So, use the wget command to download the zipped package as shown:

$ sudo wget  https://downloads.joomla.org/cms/joomla3/3-9-16/Joomla_3-9-16-Stable-Full_Package.zip?format=zip

Once downloaded, unzip the file to the /var/www/html directory as shown.

$ sudo unzip Joomla_3-9-16-Stable-Full_Package.zip  -d /var/www/html

Assign the appropriate file permissions and ownership as shown.

$ sudo chown -R apache:apache /var/www/html/joomla
$ sudo chmod 755 /var/www/html/joomla

Step 4: Configure Apache for Joomla

We need to configure our Apache web server to serve Joomla’s webpages. For this to be successful, we are going to create a virtual host file.

$ sudo /etc/httpd/conf.d/joomla.conf

Append the lines below.

<VirtualHost *:80>
   ServerAdmin [email protected]
   DocumentRoot "/var/www/html/joomla"
   ServerName joomla.example.com
   ErrorLog "/var/log/httpd/example.com-error_log"
   CustomLog "/var/log/httpd/example.com-access_log" combined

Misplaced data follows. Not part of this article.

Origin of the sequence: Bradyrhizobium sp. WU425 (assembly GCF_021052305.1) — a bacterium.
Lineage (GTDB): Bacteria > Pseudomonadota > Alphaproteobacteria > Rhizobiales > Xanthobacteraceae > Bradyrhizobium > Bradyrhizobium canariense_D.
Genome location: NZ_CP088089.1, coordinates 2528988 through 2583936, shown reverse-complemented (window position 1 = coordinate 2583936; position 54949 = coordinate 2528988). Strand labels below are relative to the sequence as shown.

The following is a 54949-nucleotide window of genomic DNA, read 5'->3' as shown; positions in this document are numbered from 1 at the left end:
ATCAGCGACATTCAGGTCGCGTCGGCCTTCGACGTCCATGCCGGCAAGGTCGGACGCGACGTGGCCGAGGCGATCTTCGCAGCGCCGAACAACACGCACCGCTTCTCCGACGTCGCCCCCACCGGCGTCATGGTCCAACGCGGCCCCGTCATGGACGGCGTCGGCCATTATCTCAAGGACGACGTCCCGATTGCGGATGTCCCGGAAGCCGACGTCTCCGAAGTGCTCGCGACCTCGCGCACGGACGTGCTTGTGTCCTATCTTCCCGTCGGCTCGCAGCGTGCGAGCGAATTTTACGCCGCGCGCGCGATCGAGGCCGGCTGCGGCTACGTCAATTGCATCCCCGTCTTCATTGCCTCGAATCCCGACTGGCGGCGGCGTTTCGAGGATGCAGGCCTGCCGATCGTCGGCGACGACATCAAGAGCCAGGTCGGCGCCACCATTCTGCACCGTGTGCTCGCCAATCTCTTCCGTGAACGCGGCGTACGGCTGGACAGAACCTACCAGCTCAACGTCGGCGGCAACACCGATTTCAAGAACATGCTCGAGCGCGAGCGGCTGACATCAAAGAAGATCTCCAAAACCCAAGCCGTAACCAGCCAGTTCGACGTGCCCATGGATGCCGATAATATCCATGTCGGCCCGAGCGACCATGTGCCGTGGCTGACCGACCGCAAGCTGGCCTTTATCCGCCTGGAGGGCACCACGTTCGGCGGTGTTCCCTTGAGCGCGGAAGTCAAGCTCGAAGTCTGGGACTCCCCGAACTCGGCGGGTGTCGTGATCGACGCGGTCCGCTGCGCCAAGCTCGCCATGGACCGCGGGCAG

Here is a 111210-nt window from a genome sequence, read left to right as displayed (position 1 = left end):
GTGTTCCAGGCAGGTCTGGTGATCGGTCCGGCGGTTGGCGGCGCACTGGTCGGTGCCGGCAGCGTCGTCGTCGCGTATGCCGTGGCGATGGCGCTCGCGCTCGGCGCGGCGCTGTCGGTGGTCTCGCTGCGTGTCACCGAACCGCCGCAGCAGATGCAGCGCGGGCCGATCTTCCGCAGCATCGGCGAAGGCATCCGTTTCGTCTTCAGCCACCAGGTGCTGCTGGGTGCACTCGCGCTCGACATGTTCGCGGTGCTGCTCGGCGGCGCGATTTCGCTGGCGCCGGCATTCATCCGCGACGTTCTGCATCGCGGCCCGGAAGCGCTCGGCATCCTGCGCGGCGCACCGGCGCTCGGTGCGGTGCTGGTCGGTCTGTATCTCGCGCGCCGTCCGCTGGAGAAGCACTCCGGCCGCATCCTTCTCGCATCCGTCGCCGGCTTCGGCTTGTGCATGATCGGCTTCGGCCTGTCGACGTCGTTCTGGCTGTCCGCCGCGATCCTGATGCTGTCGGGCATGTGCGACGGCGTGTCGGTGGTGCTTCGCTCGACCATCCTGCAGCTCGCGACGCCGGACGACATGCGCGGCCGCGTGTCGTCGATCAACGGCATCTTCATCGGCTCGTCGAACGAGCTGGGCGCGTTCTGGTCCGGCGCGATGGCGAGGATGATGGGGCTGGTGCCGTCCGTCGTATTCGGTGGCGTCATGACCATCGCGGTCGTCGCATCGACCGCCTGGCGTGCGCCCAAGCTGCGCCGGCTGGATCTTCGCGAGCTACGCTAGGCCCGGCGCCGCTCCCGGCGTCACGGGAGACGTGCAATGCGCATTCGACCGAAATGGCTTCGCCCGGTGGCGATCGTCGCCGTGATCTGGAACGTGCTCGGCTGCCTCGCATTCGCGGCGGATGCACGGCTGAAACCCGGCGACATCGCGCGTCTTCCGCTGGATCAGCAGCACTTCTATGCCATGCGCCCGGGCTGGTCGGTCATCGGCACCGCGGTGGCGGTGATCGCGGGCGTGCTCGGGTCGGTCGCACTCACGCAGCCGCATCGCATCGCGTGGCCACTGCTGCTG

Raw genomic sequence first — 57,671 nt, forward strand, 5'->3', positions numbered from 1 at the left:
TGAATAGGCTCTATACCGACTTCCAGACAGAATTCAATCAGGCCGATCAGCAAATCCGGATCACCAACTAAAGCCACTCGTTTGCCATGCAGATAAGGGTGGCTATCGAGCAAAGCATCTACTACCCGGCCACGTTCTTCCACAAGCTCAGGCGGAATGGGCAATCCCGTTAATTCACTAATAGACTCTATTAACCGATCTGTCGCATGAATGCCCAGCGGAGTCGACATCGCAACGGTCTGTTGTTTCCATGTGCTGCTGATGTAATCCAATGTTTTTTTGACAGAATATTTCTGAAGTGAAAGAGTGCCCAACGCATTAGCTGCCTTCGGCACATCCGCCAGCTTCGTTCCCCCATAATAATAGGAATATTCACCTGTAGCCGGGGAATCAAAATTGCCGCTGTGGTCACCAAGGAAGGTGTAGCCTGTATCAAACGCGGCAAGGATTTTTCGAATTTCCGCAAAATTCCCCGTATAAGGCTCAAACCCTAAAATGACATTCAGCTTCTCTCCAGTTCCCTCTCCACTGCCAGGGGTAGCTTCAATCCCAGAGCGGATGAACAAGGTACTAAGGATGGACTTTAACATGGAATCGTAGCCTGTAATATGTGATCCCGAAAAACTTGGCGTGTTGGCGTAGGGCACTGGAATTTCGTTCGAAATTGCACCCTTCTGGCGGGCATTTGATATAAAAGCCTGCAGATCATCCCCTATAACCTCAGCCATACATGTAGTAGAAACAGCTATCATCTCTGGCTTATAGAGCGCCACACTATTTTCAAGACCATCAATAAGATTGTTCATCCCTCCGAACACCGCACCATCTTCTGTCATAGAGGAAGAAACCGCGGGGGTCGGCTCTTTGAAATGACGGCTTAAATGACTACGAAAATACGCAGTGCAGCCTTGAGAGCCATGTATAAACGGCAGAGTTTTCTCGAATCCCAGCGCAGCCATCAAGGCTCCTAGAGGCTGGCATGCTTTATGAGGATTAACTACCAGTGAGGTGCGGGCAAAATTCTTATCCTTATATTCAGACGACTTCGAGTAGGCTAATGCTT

<Directory "/var/www/html/joomla">
   DirectoryIndex index.html index.php
   Options FollowSymLinks
   AllowOverride All
   Require all granted
</Directory>
</VirtualHost>
Create Joomla Virtual Host in Apache
Create Joomla Virtual Host in Apache

Save the changes and exit the file.

To apply the changes, restart the Apache webserver.

$ sudo systemctl restart httpd

We’re almost done with the configurations. However, we need to allow access to external users to access Joomla from our server. To achieve this, we need to open ports 80 and 443 which are the HTTP and HTTPS ports.

$ sudo firewall-cmd --permanent --add-service=http
$ sudo firewall-cmd --permanent --add-service=https

To apply the changes, reload the firewall as shown.

$ sudo firewall-cmd --reload

Step 5: Finalizing the Joomla Installation

The only step remaining is to complete the installation via a web browser. To do this, type your server’s IP address in the URL bar as shown:

http://server-IP

You will be greeted by the screen as shown.

Joomla Installation Wizard
Joomla Installation Wizard

Fill in all the necessary details such as the site name, site information, admin username & password, email address and click on the ‘Next’ button.